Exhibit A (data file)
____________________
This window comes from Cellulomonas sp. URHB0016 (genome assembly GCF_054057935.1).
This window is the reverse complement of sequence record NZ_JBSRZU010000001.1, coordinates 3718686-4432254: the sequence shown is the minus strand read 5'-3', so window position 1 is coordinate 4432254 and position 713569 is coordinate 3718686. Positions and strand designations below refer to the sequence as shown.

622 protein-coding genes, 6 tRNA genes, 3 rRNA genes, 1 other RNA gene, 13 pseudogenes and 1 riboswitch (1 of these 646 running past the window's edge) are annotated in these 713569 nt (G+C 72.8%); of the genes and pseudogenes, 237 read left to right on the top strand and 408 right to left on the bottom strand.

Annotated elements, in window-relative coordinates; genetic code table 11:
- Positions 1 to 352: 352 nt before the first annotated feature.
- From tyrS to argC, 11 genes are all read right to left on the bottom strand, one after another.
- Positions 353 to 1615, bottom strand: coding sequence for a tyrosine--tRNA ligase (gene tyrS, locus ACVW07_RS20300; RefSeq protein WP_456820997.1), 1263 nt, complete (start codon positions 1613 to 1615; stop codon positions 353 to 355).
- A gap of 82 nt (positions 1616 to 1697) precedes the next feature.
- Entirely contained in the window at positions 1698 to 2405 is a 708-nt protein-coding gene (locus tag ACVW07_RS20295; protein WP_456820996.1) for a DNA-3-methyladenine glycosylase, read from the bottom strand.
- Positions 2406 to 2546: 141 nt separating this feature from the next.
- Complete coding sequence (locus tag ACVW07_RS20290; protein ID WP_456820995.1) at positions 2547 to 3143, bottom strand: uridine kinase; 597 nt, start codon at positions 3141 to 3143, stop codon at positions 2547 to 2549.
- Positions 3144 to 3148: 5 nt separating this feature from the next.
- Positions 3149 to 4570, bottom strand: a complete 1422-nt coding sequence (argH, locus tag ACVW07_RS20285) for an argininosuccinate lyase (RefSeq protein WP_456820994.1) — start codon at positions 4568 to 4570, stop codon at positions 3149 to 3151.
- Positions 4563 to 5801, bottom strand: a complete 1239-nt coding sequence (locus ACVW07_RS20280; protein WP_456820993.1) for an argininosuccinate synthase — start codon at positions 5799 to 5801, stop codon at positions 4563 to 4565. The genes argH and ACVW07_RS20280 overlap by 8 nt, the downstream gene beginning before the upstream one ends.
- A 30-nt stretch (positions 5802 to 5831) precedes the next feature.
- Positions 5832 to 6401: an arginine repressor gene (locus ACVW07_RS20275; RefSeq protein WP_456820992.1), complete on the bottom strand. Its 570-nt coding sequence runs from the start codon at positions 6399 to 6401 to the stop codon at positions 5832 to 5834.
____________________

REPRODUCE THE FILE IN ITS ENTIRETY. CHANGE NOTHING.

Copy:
This window comes from Cellulomonas sp. URHB0016 (genome assembly GCF_054057935.1).
This window is the reverse complement of sequence record NZ_JBSRZU010000001.1, coordinates 3718686-4432254: the sequence shown is the minus strand read 5'-3', so window position 1 is coordinate 4432254 and position 713569 is coordinate 3718686. Positions and strand designations below refer to the sequence as shown.

622 protein-coding genes, 6 tRNA genes, 3 rRNA genes, 1 other RNA gene, 13 pseudogenes and 1 riboswitch (1 of these 646 running past the window's edge) are annotated in these 713569 nt (G+C 72.8%); of the genes and pseudogenes, 237 read left to right on the top strand and 408 right to left on the bottom strand.

Annotated elements, in window-relative coordinates; genetic code table 11:
- Positions 1 to 352: 352 nt before the first annotated feature.
- From tyrS to argC, 11 genes are all read right to left on the bottom strand, one after another.
- Positions 353 to 1615, bottom strand: coding sequence for a tyrosine--tRNA ligase (gene tyrS, locus ACVW07_RS20300; RefSeq protein WP_456820997.1), 1263 nt, complete (start codon positions 1613 to 1615; stop codon positions 353 to 355).
- A gap of 82 nt (positions 1616 to 1697) precedes the next feature.
- Entirely contained in the window at positions 1698 to 2405 is a 708-nt protein-coding gene (locus tag ACVW07_RS20295; protein WP_456820996.1) for a DNA-3-methyladenine glycosylase, read from the bottom strand.
- Positions 2406 to 2546: 141 nt separating this feature from the next.
- Complete coding sequence (locus tag ACVW07_RS20290; protein ID WP_456820995.1) at positions 2547 to 3143, bottom strand: uridine kinase; 597 nt, start codon at positions 3141 to 3143, stop codon at positions 2547 to 2549.
- Positions 3144 to 3148: 5 nt separating this feature from the next.
- Positions 3149 to 4570, bottom strand: a complete 1422-nt coding sequence (argH, locus tag ACVW07_RS20285) for an argininosuccinate lyase (RefSeq protein WP_456820994.1) — start codon at positions 4568 to 4570, stop codon at positions 3149 to 3151.
- Positions 4563 to 5801, bottom strand: a complete 1239-nt coding sequence (locus ACVW07_RS20280; protein WP_456820993.1) for an argininosuccinate synthase — start codon at positions 5799 to 5801, stop codon at positions 4563 to 4565. The genes argH and ACVW07_RS20280 overlap by 8 nt, the downstream gene beginning before the upstream one ends.
- A 30-nt stretch (positions 5802 to 5831) precedes the next feature.
- Positions 5832 to 6401: an arginine repressor gene (locus ACVW07_RS20275; RefSeq protein WP_456820992.1), complete on the bottom strand. Its 570-nt coding sequence runs from the start codon at positions 6399 to 6401 to the stop codon at positions 5832 to 5834.